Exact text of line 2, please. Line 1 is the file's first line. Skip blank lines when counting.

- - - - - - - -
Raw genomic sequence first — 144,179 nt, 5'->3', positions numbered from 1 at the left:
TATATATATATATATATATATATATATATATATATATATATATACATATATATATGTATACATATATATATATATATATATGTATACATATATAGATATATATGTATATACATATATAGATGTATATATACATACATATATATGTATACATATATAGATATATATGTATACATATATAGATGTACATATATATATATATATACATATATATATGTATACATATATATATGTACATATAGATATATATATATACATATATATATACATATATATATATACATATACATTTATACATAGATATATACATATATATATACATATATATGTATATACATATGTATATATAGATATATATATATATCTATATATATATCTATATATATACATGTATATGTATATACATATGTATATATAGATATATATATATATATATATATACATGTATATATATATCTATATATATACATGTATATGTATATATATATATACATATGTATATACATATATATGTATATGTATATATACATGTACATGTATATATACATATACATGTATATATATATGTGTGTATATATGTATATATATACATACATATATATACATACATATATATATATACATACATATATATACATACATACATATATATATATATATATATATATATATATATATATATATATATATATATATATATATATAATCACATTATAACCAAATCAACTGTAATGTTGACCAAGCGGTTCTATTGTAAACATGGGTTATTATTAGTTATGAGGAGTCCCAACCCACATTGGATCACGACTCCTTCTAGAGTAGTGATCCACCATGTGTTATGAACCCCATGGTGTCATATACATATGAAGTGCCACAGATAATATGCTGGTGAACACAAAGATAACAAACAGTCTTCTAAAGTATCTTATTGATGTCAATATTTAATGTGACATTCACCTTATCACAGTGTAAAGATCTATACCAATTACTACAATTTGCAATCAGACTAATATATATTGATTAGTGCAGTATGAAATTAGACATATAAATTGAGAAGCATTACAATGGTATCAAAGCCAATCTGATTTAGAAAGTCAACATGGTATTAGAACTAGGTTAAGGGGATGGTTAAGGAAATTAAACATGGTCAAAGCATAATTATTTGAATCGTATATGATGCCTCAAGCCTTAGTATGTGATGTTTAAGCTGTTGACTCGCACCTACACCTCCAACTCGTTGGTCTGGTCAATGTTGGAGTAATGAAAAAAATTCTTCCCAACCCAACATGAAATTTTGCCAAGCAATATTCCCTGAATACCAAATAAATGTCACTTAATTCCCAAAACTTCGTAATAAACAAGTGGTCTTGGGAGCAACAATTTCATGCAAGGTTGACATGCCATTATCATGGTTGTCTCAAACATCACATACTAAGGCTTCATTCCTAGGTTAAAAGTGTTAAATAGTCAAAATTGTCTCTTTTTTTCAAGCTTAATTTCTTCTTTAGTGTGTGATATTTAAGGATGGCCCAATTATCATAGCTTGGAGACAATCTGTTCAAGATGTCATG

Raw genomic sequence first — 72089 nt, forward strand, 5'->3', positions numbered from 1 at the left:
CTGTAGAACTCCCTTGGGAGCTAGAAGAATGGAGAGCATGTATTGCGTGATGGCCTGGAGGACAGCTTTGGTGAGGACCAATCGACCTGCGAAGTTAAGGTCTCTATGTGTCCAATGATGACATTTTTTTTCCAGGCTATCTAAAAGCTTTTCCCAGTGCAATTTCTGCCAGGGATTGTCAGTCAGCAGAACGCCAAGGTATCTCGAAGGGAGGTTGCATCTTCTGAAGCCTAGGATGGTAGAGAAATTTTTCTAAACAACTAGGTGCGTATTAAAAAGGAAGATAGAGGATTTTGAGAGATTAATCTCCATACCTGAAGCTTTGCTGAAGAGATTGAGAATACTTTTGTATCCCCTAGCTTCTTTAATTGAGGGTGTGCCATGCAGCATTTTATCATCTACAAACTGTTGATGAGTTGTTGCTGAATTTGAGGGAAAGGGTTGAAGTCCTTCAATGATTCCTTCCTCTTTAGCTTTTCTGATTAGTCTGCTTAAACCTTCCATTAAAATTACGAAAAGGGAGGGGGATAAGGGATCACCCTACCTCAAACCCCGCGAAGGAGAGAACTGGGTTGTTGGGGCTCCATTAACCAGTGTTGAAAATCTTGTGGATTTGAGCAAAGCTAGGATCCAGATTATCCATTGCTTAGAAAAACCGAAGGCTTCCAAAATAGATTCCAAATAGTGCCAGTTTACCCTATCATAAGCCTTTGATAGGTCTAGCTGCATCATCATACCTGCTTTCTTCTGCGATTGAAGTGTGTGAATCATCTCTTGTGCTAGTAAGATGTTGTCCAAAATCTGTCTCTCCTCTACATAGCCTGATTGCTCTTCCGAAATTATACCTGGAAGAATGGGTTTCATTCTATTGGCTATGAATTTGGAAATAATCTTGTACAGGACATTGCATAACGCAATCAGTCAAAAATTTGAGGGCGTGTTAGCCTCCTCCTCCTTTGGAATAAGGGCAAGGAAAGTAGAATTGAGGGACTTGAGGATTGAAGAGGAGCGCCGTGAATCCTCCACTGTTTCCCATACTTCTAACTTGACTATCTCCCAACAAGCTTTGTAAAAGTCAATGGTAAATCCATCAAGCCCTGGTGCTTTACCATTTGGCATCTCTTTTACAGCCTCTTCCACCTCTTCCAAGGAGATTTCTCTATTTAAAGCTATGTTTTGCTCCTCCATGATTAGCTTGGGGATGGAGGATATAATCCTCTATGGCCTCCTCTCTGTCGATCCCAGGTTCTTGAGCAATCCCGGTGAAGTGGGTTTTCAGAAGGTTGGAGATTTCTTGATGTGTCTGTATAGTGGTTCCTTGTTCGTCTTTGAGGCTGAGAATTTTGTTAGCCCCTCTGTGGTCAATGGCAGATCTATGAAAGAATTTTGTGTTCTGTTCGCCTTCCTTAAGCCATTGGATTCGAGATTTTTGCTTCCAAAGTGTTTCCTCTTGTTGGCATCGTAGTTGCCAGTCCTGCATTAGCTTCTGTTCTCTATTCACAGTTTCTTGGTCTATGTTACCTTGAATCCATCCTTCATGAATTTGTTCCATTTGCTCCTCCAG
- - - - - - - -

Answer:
TATATATATATATATATATATATATATATATATATATATATATACATATATATATGTATACATATATATATATATATATATGTATACATATATAGATATATATGTATATACATATATAGATGTATATATACATACATATATATGTATACATATATAGATATATATGTATACATATATAGATGTACATATATATATATATATACATATATATATGTATACATATATATATGTACATATAGATATATATATATACATATATATATACATATATATATATACATATACATTTATACATAGATATATACATATATATATACATATATATGTATATACATATGTATATATAGATATATATATATATCTATATATATATCTATATATATACATGTATATGTATATACATATGTATATATAGATATATATATATATATATATATACATGTATATATATATCTATATATATACATGTATATGTATATATATATATACATATGTATATACATATATATGTATATGTATATATACATGTACATGTATATATACATATACATGTATATATATATGTGTGTATATATGTATATATATACATACATATATATACATACATATATATATATACATACATATATATACATACATACATATATATATATATATATATATATATATATATATATATATATATATATATATATATATATAATCACATTATAACCAAATCAACTGTAATGTTGACCAAGCGGTTCTATTGTAAACATGGGTTATTATTAGTTATGAGGAGTCCCAACCCACATTGGATCACGACTCCTTCTAGAGTAGTGATCCACCATGTGTTATGAACCCCATGGTGTCATATACATATGAAGTGCCACAGATAATATGCTGGTGAACACAAAGATAACAAACAGTCTTCTAAAGTATCTTATTGATGTCAATATTTAATGTGACATTCACCTTATCACAGTGTAAAGATCTATACCAATTACTACAATTTGCAATCAGACTAATATATATTGATTAGTGCAGTATGAAATTAGACATATAAATTGAGAAGCATTACAATGGTATCAAAGCCAATCTGATTTAGAAAGTCAACATGGTATTAGAACTAGGTTAAGGGGATGGTTAAGGAAATTAAACATGGTCAAAGCATAATTATTTGAATCGTATATGATGCCTCAAGCCTTAGTATGTGATGTTTAAGCTGTTGACTCGCACCTACACCTCCAACTCGTTGGTCTGGTCAATGTTGGAGTAATGAAAAAAATTCTTCCCAACCCAACATGAAATTTTGCCAAGCAATATTCCCTGAATACCAAATAAATGTCACTTAATTCCCAAAACTTCGTAATAAACAAGTGGTCTTGGGAGCAACAATTTCATGCAAGGTTGACATGCCATTATCATGGTTGTCTCAAACATCACATACTAAGGCTTCATTCCTAGGTTAAAAGTGTTAAATAGTCAAAATTGTCTCTTTTTTTCAAGCTTAATTTCTTCTTTAGTGTGTGATATTTAAGGATGGCCCAATTATCATAGCTTGGAGACAATCTGTTCAAGATGTCATG